They are the Caradynes, who for over 200 years have bred and trained horses of the finest caliber on Coernanagh. But all is not idyllic at hearth and home. Catriona, the youngest child, longs to ride her family's big jumpers and show horses. Her father Michael, recognizes her gift, but her mother hates the very idea. All is in a stalemate until Lady Selina Healy enters their lives, and provides for Catriona and her father a stunning example of how the reins of power can be held by a glorious, fearless woman.From the Paperback edition.
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Follow the coast road to Greystones, turn right at Blacklion, and watch
out for the traffic haring up from the town -- some of the drivers buy
their licenses at the post office. Stay on that upper road past the
Orchard Pub and continue straight through the crossroads at
Killincarrig. The right-hand road leads to Delgany, and the left turns
back down to the sea. At Pretty Bush turn right and up the hill -- mind
the children who play in the road -- and continue on past Kilquade's
cemetery. There's a grand view from there of the sea and the convent and
the mountains, not yet greening with spring but with twisted pines
marching on the hill crests, outlined against the bright sky. Just past
the cemetery, on the left, is the beginning of Cornanagh, property of
the Carradyne family, landowners since the first Carradyne did service
for the Crown in the eighteenth century.
Cornanagh means "hill of the beast" in the Irish, though many wonder
that the Carradynes, Anglo-Irish and for generations loyal to the Crown,
have retained the name. Except that the Carradynes insist that the
"beast" is a horse and they have always been notable horsemen and -women
and breed some of the finest hunters and hurdlers in the country. In
that they have become more Irish than English and, even during the lean
years and bad harvests of the previous century, made profit from the
production of colts and fillies.
If you drive into Cornanagh through the main gate and past the old
gatekeeper's lodge, the way is lined by massive sycamores and beeches,
which legend has it were planted by the first Carradyne. The house,
enlarged from an original farm manor of the late 1600s, faces east to
the sea, with a gracious prospect of the undulating main fields and
pastures of the estate. Past the house on the right are the extensive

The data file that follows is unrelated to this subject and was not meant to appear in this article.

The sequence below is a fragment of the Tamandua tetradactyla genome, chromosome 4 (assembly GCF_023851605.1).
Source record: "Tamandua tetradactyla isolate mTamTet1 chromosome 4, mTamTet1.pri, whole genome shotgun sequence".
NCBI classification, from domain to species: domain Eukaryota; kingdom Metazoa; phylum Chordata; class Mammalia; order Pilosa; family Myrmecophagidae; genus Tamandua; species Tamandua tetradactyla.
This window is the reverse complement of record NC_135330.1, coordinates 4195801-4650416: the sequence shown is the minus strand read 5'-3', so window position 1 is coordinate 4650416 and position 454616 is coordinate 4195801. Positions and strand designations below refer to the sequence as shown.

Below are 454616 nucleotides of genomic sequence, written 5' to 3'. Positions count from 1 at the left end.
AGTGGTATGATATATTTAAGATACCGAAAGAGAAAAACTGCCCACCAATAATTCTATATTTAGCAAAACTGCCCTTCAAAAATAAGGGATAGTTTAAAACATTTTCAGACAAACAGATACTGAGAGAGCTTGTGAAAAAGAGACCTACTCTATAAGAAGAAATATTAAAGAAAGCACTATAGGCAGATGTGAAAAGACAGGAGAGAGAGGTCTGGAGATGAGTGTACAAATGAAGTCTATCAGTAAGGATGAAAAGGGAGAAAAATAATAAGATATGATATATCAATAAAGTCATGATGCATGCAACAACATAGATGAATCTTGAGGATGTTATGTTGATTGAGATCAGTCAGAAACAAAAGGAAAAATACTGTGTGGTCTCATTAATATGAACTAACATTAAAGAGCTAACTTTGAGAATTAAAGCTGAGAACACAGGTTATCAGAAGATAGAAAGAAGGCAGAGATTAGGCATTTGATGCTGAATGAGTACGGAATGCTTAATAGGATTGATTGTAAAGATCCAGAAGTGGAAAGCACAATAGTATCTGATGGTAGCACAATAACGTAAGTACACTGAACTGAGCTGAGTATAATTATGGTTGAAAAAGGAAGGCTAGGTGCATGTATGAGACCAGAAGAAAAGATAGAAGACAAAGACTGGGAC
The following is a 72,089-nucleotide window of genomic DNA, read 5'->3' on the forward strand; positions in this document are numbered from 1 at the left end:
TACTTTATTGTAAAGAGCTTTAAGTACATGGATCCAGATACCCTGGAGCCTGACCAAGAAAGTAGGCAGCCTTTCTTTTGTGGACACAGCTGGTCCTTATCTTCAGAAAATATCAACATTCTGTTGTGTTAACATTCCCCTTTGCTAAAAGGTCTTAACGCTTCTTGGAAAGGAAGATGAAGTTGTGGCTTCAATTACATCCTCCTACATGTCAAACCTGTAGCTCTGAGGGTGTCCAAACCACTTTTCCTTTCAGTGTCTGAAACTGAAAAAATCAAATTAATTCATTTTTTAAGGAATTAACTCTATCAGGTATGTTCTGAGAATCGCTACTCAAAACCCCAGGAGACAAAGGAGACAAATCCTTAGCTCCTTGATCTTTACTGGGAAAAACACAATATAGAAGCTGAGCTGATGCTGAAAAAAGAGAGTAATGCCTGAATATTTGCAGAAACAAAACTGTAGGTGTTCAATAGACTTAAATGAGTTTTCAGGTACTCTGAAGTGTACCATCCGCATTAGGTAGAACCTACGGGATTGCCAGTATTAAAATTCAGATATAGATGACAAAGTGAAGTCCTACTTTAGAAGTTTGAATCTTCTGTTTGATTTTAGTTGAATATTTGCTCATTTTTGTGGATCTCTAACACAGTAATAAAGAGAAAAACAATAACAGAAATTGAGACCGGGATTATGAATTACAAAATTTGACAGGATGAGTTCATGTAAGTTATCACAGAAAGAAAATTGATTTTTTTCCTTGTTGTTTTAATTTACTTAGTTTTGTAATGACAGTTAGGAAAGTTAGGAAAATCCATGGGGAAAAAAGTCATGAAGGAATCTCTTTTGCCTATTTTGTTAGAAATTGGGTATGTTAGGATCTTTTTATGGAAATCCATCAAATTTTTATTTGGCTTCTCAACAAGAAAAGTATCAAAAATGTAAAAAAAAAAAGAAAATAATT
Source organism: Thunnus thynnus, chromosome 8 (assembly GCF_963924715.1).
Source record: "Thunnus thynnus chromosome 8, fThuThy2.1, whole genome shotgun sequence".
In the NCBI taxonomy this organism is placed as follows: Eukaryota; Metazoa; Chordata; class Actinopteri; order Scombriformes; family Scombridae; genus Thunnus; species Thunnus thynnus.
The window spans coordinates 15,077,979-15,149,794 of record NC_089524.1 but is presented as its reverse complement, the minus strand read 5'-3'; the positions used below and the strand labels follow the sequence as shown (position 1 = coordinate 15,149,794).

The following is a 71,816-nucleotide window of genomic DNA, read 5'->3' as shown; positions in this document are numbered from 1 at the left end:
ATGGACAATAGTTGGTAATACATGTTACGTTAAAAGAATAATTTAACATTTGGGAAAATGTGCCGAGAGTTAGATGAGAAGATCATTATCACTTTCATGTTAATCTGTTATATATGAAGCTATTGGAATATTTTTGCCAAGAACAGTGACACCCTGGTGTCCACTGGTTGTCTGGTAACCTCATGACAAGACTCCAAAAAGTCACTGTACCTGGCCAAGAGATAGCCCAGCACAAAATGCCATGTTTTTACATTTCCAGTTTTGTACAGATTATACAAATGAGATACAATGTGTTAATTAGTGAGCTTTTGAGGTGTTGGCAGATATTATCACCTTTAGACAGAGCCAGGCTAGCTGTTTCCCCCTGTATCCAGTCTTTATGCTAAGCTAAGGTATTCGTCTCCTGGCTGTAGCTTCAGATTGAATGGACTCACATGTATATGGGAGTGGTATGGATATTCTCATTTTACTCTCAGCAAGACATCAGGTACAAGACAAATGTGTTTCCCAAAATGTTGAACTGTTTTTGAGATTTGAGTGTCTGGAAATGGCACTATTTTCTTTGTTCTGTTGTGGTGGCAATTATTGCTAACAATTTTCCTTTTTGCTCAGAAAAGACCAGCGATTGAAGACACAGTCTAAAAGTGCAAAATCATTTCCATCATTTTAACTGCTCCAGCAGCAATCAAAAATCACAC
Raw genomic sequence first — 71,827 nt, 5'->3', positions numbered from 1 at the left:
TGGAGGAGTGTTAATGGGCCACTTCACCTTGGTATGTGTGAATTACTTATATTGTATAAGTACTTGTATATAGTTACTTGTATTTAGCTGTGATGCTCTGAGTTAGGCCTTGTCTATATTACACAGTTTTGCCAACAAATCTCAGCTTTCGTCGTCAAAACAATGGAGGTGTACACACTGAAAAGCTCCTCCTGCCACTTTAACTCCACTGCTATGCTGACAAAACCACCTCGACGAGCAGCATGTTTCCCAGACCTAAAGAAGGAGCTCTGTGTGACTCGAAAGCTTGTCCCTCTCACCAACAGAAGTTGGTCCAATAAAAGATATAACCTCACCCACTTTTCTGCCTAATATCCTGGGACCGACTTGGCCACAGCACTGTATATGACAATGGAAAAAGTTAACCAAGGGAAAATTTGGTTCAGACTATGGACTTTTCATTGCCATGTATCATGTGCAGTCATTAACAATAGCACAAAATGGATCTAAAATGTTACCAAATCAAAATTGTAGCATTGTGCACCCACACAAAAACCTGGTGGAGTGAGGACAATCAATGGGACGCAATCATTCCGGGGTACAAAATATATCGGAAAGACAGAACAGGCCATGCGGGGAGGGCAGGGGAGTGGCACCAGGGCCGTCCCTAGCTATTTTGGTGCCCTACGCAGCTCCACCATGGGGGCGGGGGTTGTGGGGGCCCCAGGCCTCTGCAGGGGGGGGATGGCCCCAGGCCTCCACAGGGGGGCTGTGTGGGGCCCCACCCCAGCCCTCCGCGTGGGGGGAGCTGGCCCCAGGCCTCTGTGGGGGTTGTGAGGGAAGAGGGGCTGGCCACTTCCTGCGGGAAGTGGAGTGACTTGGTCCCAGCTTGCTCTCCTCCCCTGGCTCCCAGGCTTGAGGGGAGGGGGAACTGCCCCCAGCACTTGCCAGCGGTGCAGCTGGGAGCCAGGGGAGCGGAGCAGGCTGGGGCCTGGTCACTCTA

stables and then the huge walled garden, established in the
mid-eighteenth century to amuse and delight the ladies of Cornanagh,
sheltered from wind and storm, watered by the little stream that flows
down from the hills and into the sea at Kilcoole. Old fig trees cling to
its walls; pear, apple, and cherry trees flourish; and raspberry,
gooseberry, and quince bear blossom and fruit in their time.
But to find the heart of Cornanagh, continue on the Kilcoole road past
the formal entrance, past the high wall that girds the menage -- the
outdoor exercising ring -- and to the strap-iron gates set between the
old coach house and the stable block. Turn into the courtyard, past cow
byrnes and right into the yard, its cobbled surface neatly swept on this
* * *
Lights, set high on the stable walls, illuminated the quadrangle. The
horses all had their heads over their open upper doors, ears pricked,
intent on the side that contained the foaling box.
A man of short stature, bundled with scarf, thick jumpers, and an
ancient duffle coat against the chill, sharp wind, made his way across
the courtyard to the stable block, absently whistling an old tune. He
tugged his flat cap to secure it as the wind suddenly smacked against
him and shrugged his broad shoulders into the warmth of his old jacket.
The horses nickered softly at his passing and Tory; the black and white
Wicklow collie, twitched his ears at the familiar step. The man stopped
whistling and walked as quietly on the cobbles as he could in heavy
leather work boots. He paused at the entrance to the stable, listening.